Companies support the arts because they understand that their businesses thrive in growing economies and vibrant, culturally rich communities; however, they seldom measure the impact of these contributions.
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According to new research from The Conference Board and Americans for the Arts, on average only 28 percent of companies attempt to measure or evaluate the business or social impact of their arts support. However, the percentage grows with the size of the company (to 43 percent for those with over 25,000 employees and more than half of those with annual revenue exceeding $25 million), as larger organizations have more staff and financial resources to put toward the practice. The highest proportion of respondents (67 percent) said that the arts contribute to the economy and quality of life in the community, which reflects a tendency of companies to support arts at a local level—on average, companies allocate 86 percent of arts contributions locally.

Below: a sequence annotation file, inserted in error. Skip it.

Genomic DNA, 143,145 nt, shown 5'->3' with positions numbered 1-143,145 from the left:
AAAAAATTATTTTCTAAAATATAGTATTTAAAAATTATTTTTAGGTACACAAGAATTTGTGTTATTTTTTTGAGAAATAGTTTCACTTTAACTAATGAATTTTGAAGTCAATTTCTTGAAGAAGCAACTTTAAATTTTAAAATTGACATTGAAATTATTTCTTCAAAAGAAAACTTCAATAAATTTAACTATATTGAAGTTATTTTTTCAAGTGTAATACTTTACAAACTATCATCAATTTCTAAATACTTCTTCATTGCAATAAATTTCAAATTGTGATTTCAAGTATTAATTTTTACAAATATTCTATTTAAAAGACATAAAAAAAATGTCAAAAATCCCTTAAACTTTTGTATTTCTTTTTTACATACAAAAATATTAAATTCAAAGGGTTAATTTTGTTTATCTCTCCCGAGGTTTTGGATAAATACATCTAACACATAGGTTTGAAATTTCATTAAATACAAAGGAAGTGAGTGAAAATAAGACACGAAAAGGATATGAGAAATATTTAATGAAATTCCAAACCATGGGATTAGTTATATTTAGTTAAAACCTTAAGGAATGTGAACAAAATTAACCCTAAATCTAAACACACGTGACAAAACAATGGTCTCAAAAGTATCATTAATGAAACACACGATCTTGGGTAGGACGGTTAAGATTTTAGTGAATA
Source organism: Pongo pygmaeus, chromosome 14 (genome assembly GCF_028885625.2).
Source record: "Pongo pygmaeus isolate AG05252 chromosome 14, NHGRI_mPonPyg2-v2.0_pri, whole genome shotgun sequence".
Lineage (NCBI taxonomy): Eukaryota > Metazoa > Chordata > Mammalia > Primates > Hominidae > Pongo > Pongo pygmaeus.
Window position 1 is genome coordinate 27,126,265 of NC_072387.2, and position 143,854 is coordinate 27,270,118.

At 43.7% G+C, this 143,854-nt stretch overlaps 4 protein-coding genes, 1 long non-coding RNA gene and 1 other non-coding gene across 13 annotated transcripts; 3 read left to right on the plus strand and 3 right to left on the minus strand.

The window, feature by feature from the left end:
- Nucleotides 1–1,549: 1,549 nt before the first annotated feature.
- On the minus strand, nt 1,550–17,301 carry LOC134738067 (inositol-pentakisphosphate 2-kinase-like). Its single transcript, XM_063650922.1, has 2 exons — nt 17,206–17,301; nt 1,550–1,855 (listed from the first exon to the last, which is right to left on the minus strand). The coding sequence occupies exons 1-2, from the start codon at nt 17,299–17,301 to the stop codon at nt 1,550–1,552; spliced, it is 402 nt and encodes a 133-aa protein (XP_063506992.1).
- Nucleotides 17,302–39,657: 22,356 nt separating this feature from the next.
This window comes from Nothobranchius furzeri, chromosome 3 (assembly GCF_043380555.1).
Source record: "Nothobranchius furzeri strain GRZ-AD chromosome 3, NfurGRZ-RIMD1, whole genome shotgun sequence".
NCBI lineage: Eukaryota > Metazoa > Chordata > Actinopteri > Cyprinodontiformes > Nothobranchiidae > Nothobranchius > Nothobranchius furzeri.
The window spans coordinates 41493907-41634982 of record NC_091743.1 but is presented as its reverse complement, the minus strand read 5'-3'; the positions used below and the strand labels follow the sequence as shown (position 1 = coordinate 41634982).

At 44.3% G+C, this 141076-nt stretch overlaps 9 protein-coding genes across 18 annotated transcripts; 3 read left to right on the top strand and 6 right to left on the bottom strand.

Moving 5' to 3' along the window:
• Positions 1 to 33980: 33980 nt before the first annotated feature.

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Only 28 percent of companies attempt to measure or evaluate the business or social impact of their arts support. However, the larger the company, the higher the percent of respondents who do measure impact. For companies with over 25,000 employees, for example, 43 percent measure either business or social impact. More than half of the companies in the $25 billion+ revenue group measure social or business impact. This tendency for larger companies to measure is likely due to them having more resources—in particular, more staff—to put toward the practice. This assertion is supported by the data on staffing numbers in Figures II.1a-c, which show larger companies have more employees dedicated to arts support, freeing up resources to address impact measurement.(Ibid., p. 45).The metrics relied on by enterprises to measure value of donation touched on out put and use measures. Some were qualitative in character. These included: (1) Appreciation of arts/fulfillment; (2) Attendance; (3) Final reports from grantees; (4) Growth of partner audience; (5) Media coverage; (6) Number of at-risk youth involved in arts programs; (7) Number of at-risk youth whose social and emotional learning is positively impacted through better grades, civic participation, etc.; (8) Number of people reached; (9) Number of undeserved students who are impacted; (10) Rates of board service at arts organizations; (11)Social media measures during sponsored events; and (11)Surveys from attendees. (Ibid., p. 47). Few of these touched on the relationship between giving and corporate objectives. None would suggest any measure tying corporate benefit to the expenditure. And it is not clear that focusing on the events where they were only partially funded through corporate giving provides an adequate picture of the impact of the giving even in particular circumstances. In effect, at best, the measures capture the gross effect of the event for which the enterprise may have made a contribution or otherwise sponsored. It does little to suggest the specific impact of the contribution on the event itself (would the event have been held but for the contribution, to what extent could one trace the contribution to enhancement of the event or the service, etc.). There is a sense that impact might be measured by contribution to the local economy (Ibid, pp. 48-49) but that suggests philanthropy as a sort of subsidy designed to enhance the business environment. Yet it is not clear that is measured. And the data proffered is opinion based (Ibid., p. 50). Though the quesitons suggest a good set of measures.